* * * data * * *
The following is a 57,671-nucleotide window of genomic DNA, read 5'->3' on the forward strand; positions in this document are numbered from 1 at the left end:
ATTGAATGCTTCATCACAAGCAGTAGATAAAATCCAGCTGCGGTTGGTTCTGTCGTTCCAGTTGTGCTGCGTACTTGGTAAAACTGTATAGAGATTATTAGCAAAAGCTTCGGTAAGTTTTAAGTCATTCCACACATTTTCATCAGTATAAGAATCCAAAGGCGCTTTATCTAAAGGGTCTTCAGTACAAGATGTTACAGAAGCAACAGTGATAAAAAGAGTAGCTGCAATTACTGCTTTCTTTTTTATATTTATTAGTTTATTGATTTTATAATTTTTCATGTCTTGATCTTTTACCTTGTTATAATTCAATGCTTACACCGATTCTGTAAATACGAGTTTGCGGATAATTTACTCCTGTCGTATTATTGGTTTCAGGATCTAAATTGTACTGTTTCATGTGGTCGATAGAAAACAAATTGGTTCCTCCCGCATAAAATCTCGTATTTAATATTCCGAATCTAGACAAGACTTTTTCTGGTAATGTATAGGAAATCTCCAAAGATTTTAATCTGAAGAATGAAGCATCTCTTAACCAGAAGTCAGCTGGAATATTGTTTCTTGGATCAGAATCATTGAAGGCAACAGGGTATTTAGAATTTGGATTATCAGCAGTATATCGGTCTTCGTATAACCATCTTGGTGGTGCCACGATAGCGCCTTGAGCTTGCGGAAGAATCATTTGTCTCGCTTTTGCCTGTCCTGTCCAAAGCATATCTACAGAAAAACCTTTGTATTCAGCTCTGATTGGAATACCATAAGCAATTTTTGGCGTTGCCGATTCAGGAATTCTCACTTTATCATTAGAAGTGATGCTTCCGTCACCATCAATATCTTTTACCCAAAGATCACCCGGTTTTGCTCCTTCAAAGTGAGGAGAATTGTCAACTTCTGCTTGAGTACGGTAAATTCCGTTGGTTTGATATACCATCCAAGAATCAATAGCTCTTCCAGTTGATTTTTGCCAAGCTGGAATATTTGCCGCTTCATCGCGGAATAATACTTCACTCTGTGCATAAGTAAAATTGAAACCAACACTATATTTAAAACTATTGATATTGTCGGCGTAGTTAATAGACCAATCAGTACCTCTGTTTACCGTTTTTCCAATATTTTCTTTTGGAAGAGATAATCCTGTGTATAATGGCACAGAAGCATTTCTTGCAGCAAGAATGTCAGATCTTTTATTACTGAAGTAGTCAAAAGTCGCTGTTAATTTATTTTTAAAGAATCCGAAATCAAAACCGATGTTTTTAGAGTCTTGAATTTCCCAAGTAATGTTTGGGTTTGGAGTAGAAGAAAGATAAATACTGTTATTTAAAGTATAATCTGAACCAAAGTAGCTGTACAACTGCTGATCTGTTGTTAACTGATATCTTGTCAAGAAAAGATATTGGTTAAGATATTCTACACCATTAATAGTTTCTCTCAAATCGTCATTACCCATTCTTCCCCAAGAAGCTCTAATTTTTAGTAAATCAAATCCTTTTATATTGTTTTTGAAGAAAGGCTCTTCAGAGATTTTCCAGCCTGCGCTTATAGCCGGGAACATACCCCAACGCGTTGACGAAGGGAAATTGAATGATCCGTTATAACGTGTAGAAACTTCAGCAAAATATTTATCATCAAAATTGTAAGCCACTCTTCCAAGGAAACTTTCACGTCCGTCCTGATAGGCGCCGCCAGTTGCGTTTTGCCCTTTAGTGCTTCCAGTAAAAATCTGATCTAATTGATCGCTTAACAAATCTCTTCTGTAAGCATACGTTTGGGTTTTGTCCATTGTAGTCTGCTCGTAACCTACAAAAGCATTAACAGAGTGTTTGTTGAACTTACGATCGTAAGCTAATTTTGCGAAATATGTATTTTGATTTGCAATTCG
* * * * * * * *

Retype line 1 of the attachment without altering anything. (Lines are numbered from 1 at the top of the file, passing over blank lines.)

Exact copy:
The following is a 57,671-nucleotide window of genomic DNA, read 5'->3' on the forward strand; positions in this document are numbered from 1 at the left end: